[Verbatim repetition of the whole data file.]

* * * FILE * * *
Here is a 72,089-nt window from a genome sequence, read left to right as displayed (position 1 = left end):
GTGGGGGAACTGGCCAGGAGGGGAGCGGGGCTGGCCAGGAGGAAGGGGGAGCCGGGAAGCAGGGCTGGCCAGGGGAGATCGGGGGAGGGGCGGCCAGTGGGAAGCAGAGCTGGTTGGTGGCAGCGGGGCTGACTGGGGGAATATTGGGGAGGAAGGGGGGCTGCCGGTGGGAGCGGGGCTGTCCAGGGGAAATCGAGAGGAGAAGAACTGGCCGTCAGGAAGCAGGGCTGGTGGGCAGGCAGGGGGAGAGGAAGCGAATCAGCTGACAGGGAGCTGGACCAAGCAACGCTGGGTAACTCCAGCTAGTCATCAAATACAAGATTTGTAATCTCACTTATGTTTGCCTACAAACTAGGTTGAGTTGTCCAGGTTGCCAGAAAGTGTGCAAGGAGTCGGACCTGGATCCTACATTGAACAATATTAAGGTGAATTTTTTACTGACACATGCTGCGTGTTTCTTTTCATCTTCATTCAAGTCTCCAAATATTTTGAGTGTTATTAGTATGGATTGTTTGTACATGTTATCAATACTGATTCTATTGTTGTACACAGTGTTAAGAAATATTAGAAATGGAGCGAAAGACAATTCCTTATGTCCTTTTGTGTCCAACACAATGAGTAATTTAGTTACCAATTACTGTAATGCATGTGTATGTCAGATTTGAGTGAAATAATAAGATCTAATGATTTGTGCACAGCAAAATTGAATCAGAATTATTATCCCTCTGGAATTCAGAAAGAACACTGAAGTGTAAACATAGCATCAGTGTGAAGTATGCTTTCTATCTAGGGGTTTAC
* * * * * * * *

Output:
Here is a 72,089-nt window from a genome sequence, read left to right as displayed (position 1 = left end):
GTGGGGGAACTGGCCAGGAGGGGAGCGGGGCTGGCCAGGAGGAAGGGGGAGCCGGGAAGCAGGGCTGGCCAGGGGAGATCGGGGGAGGGGCGGCCAGTGGGAAGCAGAGCTGGTTGGTGGCAGCGGGGCTGACTGGGGGAATATTGGGGAGGAAGGGGGGCTGCCGGTGGGAGCGGGGCTGTCCAGGGGAAATCGAGAGGAGAAGAACTGGCCGTCAGGAAGCAGGGCTGGTGGGCAGGCAGGGGGAGAGGAAGCGAATCAGCTGACAGGGAGCTGGACCAAGCAACGCTGGGTAACTCCAGCTAGTCATCAAATACAAGATTTGTAATCTCACTTATGTTTGCCTACAAACTAGGTTGAGTTGTCCAGGTTGCCAGAAAGTGTGCAAGGAGTCGGACCTGGATCCTACATTGAACAATATTAAGGTGAATTTTTTACTGACACATGCTGCGTGTTTCTTTTCATCTTCATTCAAGTCTCCAAATATTTTGAGTGTTATTAGTATGGATTGTTTGTACATGTTATCAATACTGATTCTATTGTTGTACACAGTGTTAAGAAATATTAGAAATGGAGCGAAAGACAATTCCTTATGTCCTTTTGTGTCCAACACAATGAGTAATTTAGTTACCAATTACTGTAATGCATGTGTATGTCAGATTTGAGTGAAATAATAAGATCTAATGATTTGTGCACAGCAAAATTGAATCAGAATTATTATCCCTCTGGAATTCAGAAAGAACACTGAAGTGTAAACATAGCATCAGTGTGAAGTATGCTTTCTATCTAGGGGTTTAC